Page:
I used to bask in the Daria comparisons. To be called “Daria” was considered an acknowledgment of your mental acumen, acerbic wit, and general allure as a disgruntled misanthrope. Now that I’m grown, I can’t help but think that however “Daria” I may be, the person I truly relate to is Jodie. In a sea of white faces, who couldn’t even begin to comprehend the term “privilege,” yet alone unpack it, she was the lone POC girl.
Daria is a feminist show with a feminist main character, with that teen angst telegraphed through sarcastic quips. Jodie isn’t really that different from Daria, except she’s black, more tolerant of her less-than-stellar classmates, and further out in the sidelines. Although it’s Jodie’s standing as one of the “cool kids” that makes her a secondary character, her marginalization is an accurate reminder of the real life standing WOC often have in feminist spaces.
It’s hard for me to know where to begin talking about some of the issues I have in regards to feminism and the limited spaces it offers POC. As of late, I’m more and more disappointed in my supposed allies, when attempts to talk about my individual experience as a feminist of color go nowhere. This isn’t a new complaint, either. One of the repeat offenses of post-modern feminism is the mammoth failure to factor race and privilege into the ongoing dialog. When you’re a person of color, there is no such thing as separating race and gender – it’s a package deal, baby. It shouldn’t be that great of a stretch to acknowledge that race is an enormous factor in how a woman lives and perceives her experience; it’s her race that sets the tone of how others will approach and treat her as a woman. If you get the urge to tell me that I’m wrong, you probably aren’t a person of color and you should just sit back down and pay attention.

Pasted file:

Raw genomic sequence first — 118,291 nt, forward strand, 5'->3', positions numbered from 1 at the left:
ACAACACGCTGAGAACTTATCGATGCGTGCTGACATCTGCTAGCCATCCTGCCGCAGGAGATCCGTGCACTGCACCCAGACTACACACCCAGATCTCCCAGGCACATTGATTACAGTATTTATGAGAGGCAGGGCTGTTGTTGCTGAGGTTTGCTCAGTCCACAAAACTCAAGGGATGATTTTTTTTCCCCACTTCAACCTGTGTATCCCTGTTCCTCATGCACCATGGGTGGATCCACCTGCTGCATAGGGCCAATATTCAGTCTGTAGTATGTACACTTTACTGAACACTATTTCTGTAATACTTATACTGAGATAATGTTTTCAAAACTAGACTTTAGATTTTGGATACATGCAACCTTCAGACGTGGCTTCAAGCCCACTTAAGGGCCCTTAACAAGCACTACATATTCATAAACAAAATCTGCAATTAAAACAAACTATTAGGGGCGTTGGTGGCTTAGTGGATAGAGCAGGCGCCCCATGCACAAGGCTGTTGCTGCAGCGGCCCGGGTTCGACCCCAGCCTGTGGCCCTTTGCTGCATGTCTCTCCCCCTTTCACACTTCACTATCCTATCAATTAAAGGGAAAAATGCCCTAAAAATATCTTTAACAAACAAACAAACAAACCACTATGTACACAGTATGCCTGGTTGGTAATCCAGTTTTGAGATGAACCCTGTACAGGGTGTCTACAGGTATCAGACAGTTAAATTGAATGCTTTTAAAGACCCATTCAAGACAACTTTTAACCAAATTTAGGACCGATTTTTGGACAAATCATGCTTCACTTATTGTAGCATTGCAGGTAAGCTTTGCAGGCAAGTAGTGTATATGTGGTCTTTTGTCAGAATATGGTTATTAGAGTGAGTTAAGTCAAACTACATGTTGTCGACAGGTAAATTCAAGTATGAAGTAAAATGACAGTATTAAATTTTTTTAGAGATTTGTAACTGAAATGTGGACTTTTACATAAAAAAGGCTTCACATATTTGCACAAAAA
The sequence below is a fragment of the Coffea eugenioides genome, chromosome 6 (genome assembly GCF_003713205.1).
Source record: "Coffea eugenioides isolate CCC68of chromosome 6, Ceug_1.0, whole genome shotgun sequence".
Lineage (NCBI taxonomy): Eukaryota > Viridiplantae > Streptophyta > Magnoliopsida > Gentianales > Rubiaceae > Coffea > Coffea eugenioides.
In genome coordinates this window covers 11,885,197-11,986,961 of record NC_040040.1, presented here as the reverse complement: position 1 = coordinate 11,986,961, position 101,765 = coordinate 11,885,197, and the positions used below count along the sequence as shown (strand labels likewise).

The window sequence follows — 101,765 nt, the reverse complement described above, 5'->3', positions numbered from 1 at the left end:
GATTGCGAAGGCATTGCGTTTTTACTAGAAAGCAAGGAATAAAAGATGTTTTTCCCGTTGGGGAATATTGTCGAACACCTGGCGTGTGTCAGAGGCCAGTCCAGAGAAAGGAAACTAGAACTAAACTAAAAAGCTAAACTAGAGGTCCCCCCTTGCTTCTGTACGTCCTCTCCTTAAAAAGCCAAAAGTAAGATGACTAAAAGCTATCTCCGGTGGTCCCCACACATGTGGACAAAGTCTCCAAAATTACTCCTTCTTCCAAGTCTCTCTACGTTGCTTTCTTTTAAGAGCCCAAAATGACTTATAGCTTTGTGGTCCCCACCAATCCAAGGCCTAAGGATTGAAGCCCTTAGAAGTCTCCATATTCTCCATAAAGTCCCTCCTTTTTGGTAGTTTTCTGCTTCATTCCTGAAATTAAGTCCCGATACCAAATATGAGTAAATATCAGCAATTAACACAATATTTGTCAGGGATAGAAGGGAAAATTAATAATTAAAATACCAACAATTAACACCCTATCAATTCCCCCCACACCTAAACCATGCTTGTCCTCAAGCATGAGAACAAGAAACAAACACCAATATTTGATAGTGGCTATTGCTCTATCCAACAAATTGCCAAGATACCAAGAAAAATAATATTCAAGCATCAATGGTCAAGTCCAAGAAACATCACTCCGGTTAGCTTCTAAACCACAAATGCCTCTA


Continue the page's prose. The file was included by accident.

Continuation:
I look forward to the few seconds or minutes when Jodie gets screen time. Besides comfortably going toe-to-toe with Daria, Jodie is point blank about Lawndale’s almost blinding whiteness, and so freaking meta about her status as a token black character that it hurts. Daria may snark endlessly about buying into the patriarchal system and everyone’s general need to get a clue, but Jodie’s cynicism runs on a deeper level because she knows that she can (and most likely will) be collateral damage of the same system Daria may only marginally suffer. Daria can walk away relatively unscathed, or if she chooses to be continually vocal about her complaints, there is always some sort of sympathetic space for her as a white woman. The same doesn’t hold for Jodie.But the beauty of Jodie is that she copes and works hard on her escape plan.